• You plan to work forever, either because you need to or want to.
  • You left or lost your job, dipped into your 401K, and may have even paid taxes and penalties on it.
  • You aren’t saving anymore or don’t even have a retirement plan.
  • You have never seen your Social Security estimate.
  • You don’t understand your pension and benefit statements or even know what or where they are.
  • You’re paying so much for your children’s college that there is nothing left for you to save for retirement.
  • Your kids have moved back home after college — enough said.
  • You have run up credit card debt and/or college loans and are trying to pay them off first.
  • You lost a big chunk of your savings in the 2008 market crash, never jumped back in, and are afraid it’s too late.
  • You are hearing that the stock market crash, never jumped back in, and are afraid it’s too late.
  • You are putting all your money into real estate.
  • Your best investment is your business, so you have everything tied up in that and just pray you don’t get disabled.
  • You have no idea where to start or how much you will need anyway.

If you answer yes to any or all of these, then you are not alone.  According to a recent GoBankingRates survey, one-third of Americans report having absolutely NOTHING saved for retirement. As if that isn’t scary enough, 56% have saved $10,000 or less. Women have an even higher rate of not saving for retirement. A whopping 63% if women say they have no savings or less than $10,000 in retirement savings.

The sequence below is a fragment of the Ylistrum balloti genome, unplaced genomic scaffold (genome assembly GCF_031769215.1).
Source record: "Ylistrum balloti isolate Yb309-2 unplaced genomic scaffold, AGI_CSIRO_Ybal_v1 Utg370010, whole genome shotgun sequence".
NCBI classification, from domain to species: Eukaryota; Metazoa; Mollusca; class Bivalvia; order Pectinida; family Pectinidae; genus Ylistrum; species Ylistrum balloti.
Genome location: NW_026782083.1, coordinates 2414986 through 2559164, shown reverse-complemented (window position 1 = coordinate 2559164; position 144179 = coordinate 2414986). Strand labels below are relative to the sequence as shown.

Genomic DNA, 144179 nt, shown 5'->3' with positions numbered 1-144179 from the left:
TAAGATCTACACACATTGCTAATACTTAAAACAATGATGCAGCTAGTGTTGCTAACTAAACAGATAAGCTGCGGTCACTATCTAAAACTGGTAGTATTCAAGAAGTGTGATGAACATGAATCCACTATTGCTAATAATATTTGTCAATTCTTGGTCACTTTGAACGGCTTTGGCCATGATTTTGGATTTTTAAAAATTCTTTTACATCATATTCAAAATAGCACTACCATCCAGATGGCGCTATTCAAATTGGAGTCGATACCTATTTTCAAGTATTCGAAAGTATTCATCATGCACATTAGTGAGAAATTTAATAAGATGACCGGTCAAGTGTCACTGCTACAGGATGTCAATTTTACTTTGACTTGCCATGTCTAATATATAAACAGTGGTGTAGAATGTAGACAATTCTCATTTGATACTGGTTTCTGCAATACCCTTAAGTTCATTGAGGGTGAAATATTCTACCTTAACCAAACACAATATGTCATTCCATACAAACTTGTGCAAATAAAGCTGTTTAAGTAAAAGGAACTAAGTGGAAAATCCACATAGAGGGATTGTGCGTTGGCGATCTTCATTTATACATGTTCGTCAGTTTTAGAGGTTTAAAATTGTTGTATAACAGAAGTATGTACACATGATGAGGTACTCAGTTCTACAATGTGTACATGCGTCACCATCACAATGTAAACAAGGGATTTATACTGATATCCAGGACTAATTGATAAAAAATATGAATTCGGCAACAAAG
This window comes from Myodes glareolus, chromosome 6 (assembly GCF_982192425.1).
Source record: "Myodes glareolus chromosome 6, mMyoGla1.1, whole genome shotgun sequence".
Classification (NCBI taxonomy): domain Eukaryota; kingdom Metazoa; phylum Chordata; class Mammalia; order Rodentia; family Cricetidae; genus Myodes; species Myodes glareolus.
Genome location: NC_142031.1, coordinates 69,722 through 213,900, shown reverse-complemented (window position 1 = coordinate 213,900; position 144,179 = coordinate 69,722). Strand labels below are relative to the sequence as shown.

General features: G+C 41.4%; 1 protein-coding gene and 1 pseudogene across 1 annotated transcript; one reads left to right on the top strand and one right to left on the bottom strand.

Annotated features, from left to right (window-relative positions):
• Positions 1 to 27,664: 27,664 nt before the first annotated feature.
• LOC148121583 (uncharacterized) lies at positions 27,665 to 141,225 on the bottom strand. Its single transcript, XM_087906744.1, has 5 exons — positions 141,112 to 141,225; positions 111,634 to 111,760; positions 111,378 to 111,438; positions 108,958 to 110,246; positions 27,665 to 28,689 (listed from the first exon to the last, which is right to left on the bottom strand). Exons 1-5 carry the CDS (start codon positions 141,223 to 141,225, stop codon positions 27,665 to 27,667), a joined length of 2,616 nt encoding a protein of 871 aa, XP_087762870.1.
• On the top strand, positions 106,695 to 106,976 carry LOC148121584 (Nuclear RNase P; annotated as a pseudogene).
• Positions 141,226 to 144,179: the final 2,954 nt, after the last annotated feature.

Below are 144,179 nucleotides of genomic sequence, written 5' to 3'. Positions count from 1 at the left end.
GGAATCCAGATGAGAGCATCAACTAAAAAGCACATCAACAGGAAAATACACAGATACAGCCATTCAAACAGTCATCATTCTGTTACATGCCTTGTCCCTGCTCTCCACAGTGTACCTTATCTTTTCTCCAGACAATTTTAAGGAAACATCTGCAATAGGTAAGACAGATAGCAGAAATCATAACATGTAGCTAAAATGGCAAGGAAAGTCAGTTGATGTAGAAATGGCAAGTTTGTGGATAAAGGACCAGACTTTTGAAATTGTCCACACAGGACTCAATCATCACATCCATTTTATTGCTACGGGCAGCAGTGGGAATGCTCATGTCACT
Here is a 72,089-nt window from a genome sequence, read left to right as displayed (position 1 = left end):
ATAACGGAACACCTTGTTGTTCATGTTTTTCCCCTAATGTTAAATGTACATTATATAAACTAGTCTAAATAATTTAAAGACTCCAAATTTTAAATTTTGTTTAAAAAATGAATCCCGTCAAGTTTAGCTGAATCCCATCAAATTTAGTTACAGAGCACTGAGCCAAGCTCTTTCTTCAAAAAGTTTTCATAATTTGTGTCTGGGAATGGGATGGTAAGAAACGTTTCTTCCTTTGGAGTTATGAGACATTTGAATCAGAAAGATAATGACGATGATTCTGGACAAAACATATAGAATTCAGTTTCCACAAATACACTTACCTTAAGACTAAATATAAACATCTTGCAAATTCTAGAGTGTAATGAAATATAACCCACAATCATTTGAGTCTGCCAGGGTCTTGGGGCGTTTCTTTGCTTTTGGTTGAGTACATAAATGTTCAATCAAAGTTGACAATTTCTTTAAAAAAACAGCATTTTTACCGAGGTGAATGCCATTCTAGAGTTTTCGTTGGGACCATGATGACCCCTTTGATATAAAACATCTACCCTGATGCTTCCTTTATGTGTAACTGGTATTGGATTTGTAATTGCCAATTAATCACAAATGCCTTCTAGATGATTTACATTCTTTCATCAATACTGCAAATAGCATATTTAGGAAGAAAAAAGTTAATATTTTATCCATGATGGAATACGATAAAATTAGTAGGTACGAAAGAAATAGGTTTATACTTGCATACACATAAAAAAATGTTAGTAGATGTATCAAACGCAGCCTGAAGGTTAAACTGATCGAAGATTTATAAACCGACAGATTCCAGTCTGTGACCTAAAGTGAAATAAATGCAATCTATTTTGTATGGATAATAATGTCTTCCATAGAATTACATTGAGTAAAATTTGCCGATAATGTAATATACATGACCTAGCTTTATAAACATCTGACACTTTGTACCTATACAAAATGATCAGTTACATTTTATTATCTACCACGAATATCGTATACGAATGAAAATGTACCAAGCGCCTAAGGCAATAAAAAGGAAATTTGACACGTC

I believe that work is the New Retirement Solution and so do more and more Baby Boomers who are exploring their options. In a Gallop Poll, 80% of Baby Boomers approaching retirement  expect to continue working after ‘retiring’ to supplement their pensions, Social Security, and savings.

This certainly is a different retirement than our parents – things have changed dramatically over the last two decades. Most of the clients I work with are interested in working in retirement not only for financial reasons, but to continue doing something meaningful  where they are utilizing their unique abilities, life experiences, and making a difference in the world.

It’s never too early to plan, whereas waiting too long can sabotage opportunities and make your planning much more difficult with less choices. I always say that retirement is when working is OPTIONAL and retirement is affordable. Doing a financial plan will help you see these numbers!

If you are ready to explore your Retirement Reinvention, feel free to schedule a complimentary 30-minute retirement Discovery Coaching Session with me now at 

Katana Abbott

Katana Abbott, CFP®, is a Midlife Millionaire® Coach, founder of the Smart Women Companies, and the host Smart Women Talk Radio with over a million subscribers.  For over 30 years, Katana has shown women how to take charge of their life and finances and believes it’s never too early to plan for expected and unexpected events like retirement, encore careers, moving abroad, or preparing for long-term care.  She has written several books, created a financial literacy course, and is a popular speaker. Katana has been honored by NAWBO as one of Detroit’s Top 10 Business Women, receiving the Breakthrough Award. To download her new retirement guide, Three Smart Strategies for a Midlife Millionaire® Lifestyle. visit